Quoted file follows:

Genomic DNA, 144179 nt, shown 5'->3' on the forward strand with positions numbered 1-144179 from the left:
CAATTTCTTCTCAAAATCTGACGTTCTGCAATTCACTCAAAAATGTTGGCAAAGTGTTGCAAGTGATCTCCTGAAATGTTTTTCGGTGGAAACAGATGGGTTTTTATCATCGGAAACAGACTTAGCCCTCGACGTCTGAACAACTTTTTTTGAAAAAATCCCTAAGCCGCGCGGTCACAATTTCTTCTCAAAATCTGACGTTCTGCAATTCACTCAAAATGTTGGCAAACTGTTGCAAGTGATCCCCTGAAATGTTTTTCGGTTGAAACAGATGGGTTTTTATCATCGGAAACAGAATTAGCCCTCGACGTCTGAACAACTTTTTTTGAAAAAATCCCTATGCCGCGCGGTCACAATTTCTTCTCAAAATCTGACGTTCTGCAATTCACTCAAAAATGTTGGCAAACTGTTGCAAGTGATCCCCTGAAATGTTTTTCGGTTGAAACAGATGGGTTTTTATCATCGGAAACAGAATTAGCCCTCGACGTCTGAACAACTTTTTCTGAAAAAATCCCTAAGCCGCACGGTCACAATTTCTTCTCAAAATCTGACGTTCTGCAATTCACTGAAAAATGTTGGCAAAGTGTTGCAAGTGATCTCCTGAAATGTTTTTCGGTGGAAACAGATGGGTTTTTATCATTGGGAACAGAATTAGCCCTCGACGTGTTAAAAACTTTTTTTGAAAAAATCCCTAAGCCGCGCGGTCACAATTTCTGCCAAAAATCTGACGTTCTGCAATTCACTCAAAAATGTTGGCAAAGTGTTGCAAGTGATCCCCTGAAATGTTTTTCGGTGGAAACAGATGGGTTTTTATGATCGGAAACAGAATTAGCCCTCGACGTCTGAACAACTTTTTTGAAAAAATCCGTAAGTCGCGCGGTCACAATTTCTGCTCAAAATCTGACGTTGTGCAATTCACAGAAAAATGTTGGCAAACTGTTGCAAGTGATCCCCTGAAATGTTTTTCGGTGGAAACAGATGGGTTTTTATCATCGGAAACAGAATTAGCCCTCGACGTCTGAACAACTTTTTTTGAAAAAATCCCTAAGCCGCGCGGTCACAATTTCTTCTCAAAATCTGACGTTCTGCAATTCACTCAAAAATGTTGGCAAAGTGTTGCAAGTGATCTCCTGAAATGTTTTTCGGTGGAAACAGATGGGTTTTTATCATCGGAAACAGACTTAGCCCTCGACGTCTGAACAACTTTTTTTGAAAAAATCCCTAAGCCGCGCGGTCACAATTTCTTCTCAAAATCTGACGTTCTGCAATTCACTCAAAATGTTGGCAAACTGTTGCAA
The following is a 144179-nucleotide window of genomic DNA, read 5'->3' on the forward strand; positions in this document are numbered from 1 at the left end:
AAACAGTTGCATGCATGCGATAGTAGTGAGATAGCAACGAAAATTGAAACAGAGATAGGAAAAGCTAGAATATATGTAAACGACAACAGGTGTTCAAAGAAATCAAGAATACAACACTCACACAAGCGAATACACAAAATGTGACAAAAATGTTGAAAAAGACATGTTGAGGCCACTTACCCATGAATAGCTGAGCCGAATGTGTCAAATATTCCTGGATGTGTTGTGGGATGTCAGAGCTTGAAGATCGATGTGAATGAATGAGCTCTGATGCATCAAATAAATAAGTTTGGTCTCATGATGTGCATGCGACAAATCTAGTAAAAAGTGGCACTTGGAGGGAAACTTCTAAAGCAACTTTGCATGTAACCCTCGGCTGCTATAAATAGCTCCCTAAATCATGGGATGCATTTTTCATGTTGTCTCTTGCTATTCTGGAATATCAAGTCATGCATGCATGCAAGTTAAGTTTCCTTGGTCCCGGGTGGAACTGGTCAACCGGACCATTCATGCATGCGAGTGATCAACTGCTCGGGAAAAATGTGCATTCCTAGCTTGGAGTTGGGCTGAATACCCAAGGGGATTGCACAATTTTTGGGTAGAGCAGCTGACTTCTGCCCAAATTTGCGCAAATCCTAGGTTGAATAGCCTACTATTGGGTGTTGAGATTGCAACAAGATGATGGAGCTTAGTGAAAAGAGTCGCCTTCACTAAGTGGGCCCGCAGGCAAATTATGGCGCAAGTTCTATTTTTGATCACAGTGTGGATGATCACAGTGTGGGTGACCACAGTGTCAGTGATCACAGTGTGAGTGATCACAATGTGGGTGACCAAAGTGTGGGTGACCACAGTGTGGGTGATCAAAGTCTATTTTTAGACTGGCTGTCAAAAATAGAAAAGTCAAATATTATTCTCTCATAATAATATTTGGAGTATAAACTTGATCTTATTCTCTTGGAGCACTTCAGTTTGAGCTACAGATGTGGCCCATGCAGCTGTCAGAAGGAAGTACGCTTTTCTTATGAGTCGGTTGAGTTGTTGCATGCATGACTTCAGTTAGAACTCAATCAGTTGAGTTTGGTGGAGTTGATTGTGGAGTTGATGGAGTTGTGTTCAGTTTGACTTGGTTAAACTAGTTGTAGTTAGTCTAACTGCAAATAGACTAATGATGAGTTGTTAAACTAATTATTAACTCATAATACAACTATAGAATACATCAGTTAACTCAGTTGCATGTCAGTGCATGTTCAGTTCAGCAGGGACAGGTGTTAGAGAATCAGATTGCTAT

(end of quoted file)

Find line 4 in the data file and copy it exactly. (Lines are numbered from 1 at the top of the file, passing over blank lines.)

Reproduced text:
AAACAGTTGCATGCATGCGATAGTAGTGAGATAGCAACGAAAATTGAAACAGAGATAGGAAAAGCTAGAATATATGTAAACGACAACAGGTGTTCAAAGAAATCAAGAATACAACACTCACACAAGCGAATACACAAAATGTGACAAAAATGTTGAAAAAGACATGTTGAGGCCACTTACCCATGAATAGCTGAGCCGAATGTGTCAAATATTCCTGGATGTGTTGTGGGATGTCAGAGCTTGAAGATCGATGTGAATGAATGAGCTCTGATGCATCAAATAAATAAGTTTGGTCTCATGATGTGCATGCGACAAATCTAGTAAAAAGTGGCACTTGGAGGGAAACTTCTAAAGCAACTTTGCATGTAACCCTCGGCTGCTATAAATAGCTCCCTAAATCATGGGATGCATTTTTCATGTTGTCTCTTGCTATTCTGGAATATCAAGTCATGCATGCATGCAAGTTAAGTTTCCTTGGTCCCGGGTGGAACTGGTCAACCGGACCATTCATGCATGCGAGTGATCAACTGCTCGGGAAAAATGTGCATTCCTAGCTTGGAGTTGGGCTGAATACCCAAGGGGATTGCACAATTTTTGGGTAGAGCAGCTGACTTCTGCCCAAATTTGCGCAAATCCTAGGTTGAATAGCCTACTATTGGGTGTTGAGATTGCAACAAGATGATGGAGCTTAGTGAAAAGAGTCGCCTTCACTAAGTGGGCCCGCAGGCAAATTATGGCGCAAGTTCTATTTTTGATCACAGTGTGGATGATCACAGTGTGGGTGACCACAGTGTCAGTGATCACAGTGTGAGTGATCACAATGTGGGTGACCAAAGTGTGGGTGACCACAGTGTGGGTGATCAAAGTCTATTTTTAGACTGGCTGTCAAAAATAGAAAAGTCAAATATTATTCTCTCATAATAATATTTGGAGTATAAACTTGATCTTATTCTCTTGGAGCACTTCAGTTTGAGCTACAGATGTGGCCCATGCAGCTGTCAGAAGGAAGTACGCTTTTCTTATGAGTCGGTTGAGTTGTTGCATGCATGACTTCAGTTAGAACTCAATCAGTTGAGTTTGGTGGAGTTGATTGTGGAGTTGATGGAGTTGTGTTCAGTTTGACTTGGTTAAACTAGTTGTAGTTAGTCTAACTGCAAATAGACTAATGATGAGTTGTTAAACTAATTATTAACTCATAATACAACTATAGAATACATCAGTTAACTCAGTTGCATGTCAGTGCATGTTCAGTTCAGCAGGGACAGGTGTTAGAGAATCAGATTGCTAT